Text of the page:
31 July 2013
The consultation – covering the period to March 2016 – actually widens the "rural penalty", where urban dwellers presently receive 50% more funding per head than rural dwellers despite paying lower council taxes.
Rather than taking account of the Environment, Food and Rural Affairs Select Committee, which said:
"The Government needs to recognise that the current system of calculating the local government finance settlement is unfair to rural areas" (Sixth report of Session, paragraph 8)
"Defra needs to work closely with DCLG to ensure future local government finance settlements reduce the rural penalty" (op. cit., paragraph 10)
the DCLG consultation diverts yet more grant to those councils that are already benefiting from high house prices, a greater rate of house building starts and the fact that the Government chose to delay full implementation of its own council funding formulae until at least 2020.
Rural Services Network Chief Executive Graham Biggs said: "This is yet another body blow for rural councils already struggling to provide services to isolated communities."
Mr Biggs added: "With rural councils facing a further 20% cut in funding over the next two years, it is difficult to see how even the present level of services, already weakened by historic under-funding, can be maintained."
Roger Begy, Chairman of the Rural Services Network and Leader of Rutland County Council, said: "It is difficult to believe that the Government has ignored both the Select Committee and the significant number of MPs across the political spectrum that have shown them the need to reduce the funding gap between urban and rural by 10% between now and 2020.
"The smallest funding cuts are with those authorities who are already well placed to help themselves through business development."
He added: "It is essential that the greater needs and fewer development opportunities in rural areas, so clearly identified by the Select Committee, are properly considered as a matter of urgency."
Graham Biggs MBE
Rural Services Network
T: 01588 674 922
M: 07966 790197
NOTES TO EDITORS:
1. The latest consultation, covering the local government finance settlements for 2014-2016 was published on 25 July. See: http://www.local.communities.gov.uk/finance/1415/sumcon/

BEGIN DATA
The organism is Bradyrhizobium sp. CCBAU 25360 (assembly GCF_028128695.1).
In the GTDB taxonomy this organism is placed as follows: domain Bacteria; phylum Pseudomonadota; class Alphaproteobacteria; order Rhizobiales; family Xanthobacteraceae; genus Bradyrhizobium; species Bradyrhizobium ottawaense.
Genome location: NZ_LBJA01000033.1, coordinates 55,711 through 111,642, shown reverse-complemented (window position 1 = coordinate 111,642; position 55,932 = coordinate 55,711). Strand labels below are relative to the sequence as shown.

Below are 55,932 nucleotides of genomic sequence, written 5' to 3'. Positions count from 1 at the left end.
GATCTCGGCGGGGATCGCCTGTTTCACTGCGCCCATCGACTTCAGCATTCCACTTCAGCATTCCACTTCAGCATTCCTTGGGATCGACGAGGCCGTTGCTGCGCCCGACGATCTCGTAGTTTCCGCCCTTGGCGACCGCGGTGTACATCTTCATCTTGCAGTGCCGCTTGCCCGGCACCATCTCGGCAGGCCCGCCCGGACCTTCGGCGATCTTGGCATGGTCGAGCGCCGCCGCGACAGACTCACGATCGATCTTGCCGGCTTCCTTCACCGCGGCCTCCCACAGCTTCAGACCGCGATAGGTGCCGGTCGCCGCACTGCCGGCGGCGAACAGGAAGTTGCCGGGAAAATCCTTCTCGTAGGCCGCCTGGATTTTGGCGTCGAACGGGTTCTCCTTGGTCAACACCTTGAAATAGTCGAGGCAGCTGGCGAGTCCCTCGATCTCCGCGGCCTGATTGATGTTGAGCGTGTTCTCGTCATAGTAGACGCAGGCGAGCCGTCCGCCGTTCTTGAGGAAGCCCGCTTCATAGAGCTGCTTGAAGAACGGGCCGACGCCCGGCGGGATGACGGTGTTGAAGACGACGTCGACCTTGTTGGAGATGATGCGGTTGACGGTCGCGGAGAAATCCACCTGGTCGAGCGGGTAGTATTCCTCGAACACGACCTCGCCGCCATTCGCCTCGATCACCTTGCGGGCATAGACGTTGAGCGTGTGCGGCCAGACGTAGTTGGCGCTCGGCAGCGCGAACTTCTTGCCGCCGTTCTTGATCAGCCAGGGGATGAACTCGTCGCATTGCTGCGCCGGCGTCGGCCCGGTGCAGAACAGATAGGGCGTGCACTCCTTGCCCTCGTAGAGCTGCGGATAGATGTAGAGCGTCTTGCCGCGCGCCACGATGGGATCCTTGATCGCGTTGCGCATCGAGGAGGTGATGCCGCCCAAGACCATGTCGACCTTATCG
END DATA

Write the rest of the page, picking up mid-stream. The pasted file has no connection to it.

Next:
2. Over this two-year period, Predominantly Rural local authorities see a cut of 21.2% in "settlement funding" compared to 20.8% in urban areas. This urban figure, however, hides a huge variation with the Greater London Authority seeing an increase of 1.0% and the smallest reductions among main authorities being urban or less-rural Surrey (14.5%), Buckinghamshire (15.3%), Hampshire (16.1%), Hertfordshire (16.4%), West Sussex (16.5%), Richmond-upon-Thames (16.6%) and Bracknell Forest (16.7%). All these authorities benefit because they depend less on grant than rural and more-deprived urban authorities due to their greater council tax income. Other than the GLA, they also all benefit from the Government's decision to implement only a small proportion of their new council funding formulae in 2013/14 and thereby receive extra resources through "damping" rather than losing grant as the formulae suggest.
3. The Rural Services Network is a group of more than 200 organisations working together to improve the delivery of rural services across England. The two operating arms of the network are the Sparsity Partnership for Authorities Delivering Rural Services (SPARSE) and the Rural Services Partnership. Further information and a full list of members are available at http://www.rsnonline.org.uk
4. The Rural Services Network seeks to establish best practice across the spectrum of rural service provision. The network has representation across the complete range of rural services, including local authorities, public bodies, businesses, charities and voluntary groups. We are devoted to safeguarding and improving services in rural communities across England. We are the only national network specifically focusing on this vital aspect of rural life.
5. The Rural Services Network exists to ensure services delivered to the communities of predominantly and significantly rural England are as strong and as effective as possible. The term 'predominately rural' refers to counties and Local Authority districts with at least 50 percent of their population living in rural settlements (ie. rural towns, villages, hamlets and dispersed dwellings) as identified in the Office for National Statistics' rural definition, and including larger market towns as identified in the Defra classification of Local Authority districts. The term 'significant rural' refers to those Local Authorities who are between 25% and 50% rural under the same classification. The rural definition and classification were devised by the Rural Evidence Research Centre (RERC) at Birkbeck College. Further information on these can be found on the RERC website at www.rerc.ac.uk
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